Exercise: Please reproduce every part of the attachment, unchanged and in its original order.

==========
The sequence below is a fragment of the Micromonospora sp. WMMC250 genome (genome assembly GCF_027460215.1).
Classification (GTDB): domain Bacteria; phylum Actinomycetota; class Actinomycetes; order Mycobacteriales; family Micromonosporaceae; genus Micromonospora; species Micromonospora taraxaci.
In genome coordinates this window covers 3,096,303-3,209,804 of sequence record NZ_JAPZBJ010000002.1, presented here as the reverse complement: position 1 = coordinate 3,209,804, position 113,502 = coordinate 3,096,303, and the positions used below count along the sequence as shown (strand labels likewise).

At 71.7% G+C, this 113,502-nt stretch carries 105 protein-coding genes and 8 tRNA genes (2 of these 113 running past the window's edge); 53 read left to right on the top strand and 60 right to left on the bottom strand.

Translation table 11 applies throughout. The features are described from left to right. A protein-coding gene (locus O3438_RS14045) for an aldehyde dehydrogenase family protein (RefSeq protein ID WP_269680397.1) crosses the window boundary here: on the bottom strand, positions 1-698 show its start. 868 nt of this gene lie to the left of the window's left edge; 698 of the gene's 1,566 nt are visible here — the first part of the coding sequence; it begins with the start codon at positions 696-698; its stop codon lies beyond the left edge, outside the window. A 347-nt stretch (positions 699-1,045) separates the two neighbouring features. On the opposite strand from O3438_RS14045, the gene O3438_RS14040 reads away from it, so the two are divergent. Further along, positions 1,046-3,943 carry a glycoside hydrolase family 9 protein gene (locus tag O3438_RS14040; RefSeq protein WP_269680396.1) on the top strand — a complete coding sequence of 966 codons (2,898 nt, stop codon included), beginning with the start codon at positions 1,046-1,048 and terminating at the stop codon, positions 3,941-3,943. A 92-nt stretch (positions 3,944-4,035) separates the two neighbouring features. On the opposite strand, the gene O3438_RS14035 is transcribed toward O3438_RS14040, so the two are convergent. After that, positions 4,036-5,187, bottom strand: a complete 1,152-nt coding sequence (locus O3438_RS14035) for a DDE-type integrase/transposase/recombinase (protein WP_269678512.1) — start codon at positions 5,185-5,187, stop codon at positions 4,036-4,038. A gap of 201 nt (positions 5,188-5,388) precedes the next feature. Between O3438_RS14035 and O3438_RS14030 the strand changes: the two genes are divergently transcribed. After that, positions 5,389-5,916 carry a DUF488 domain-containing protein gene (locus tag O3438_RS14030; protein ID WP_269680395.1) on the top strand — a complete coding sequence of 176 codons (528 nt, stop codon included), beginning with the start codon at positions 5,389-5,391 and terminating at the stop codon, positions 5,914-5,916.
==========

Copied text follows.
The sequence below is a fragment of the Micromonospora sp. WMMC250 genome (genome assembly GCF_027460215.1).
Classification (GTDB): domain Bacteria; phylum Actinomycetota; class Actinomycetes; order Mycobacteriales; family Micromonosporaceae; genus Micromonospora; species Micromonospora taraxaci.
In genome coordinates this window covers 3,096,303-3,209,804 of sequence record NZ_JAPZBJ010000002.1, presented here as the reverse complement: position 1 = coordinate 3,209,804, position 113,502 = coordinate 3,096,303, and the positions used below count along the sequence as shown (strand labels likewise).

At 71.7% G+C, this 113,502-nt stretch carries 105 protein-coding genes and 8 tRNA genes (2 of these 113 running past the window's edge); 53 read left to right on the top strand and 60 right to left on the bottom strand.

Translation table 11 applies throughout. The features are described from left to right. A protein-coding gene (locus O3438_RS14045) for an aldehyde dehydrogenase family protein (RefSeq protein ID WP_269680397.1) crosses the window boundary here: on the bottom strand, positions 1-698 show its start. 868 nt of this gene lie to the left of the window's left edge; 698 of the gene's 1,566 nt are visible here — the first part of the coding sequence; it begins with the start codon at positions 696-698; its stop codon lies beyond the left edge, outside the window. A 347-nt stretch (positions 699-1,045) separates the two neighbouring features. On the opposite strand from O3438_RS14045, the gene O3438_RS14040 reads away from it, so the two are divergent. Further along, positions 1,046-3,943 carry a glycoside hydrolase family 9 protein gene (locus tag O3438_RS14040; RefSeq protein WP_269680396.1) on the top strand — a complete coding sequence of 966 codons (2,898 nt, stop codon included), beginning with the start codon at positions 1,046-1,048 and terminating at the stop codon, positions 3,941-3,943. A 92-nt stretch (positions 3,944-4,035) separates the two neighbouring features. On the opposite strand, the gene O3438_RS14035 is transcribed toward O3438_RS14040, so the two are convergent. After that, positions 4,036-5,187, bottom strand: a complete 1,152-nt coding sequence (locus O3438_RS14035) for a DDE-type integrase/transposase/recombinase (protein WP_269678512.1) — start codon at positions 5,185-5,187, stop codon at positions 4,036-4,038. A gap of 201 nt (positions 5,188-5,388) precedes the next feature. Between O3438_RS14035 and O3438_RS14030 the strand changes: the two genes are divergently transcribed. After that, positions 5,389-5,916 carry a DUF488 domain-containing protein gene (locus tag O3438_RS14030; protein ID WP_269680395.1) on the top strand — a complete coding sequence of 176 codons (528 nt, stop codon included), beginning with the start codon at positions 5,389-5,391 and terminating at the stop codon, positions 5,914-5,916.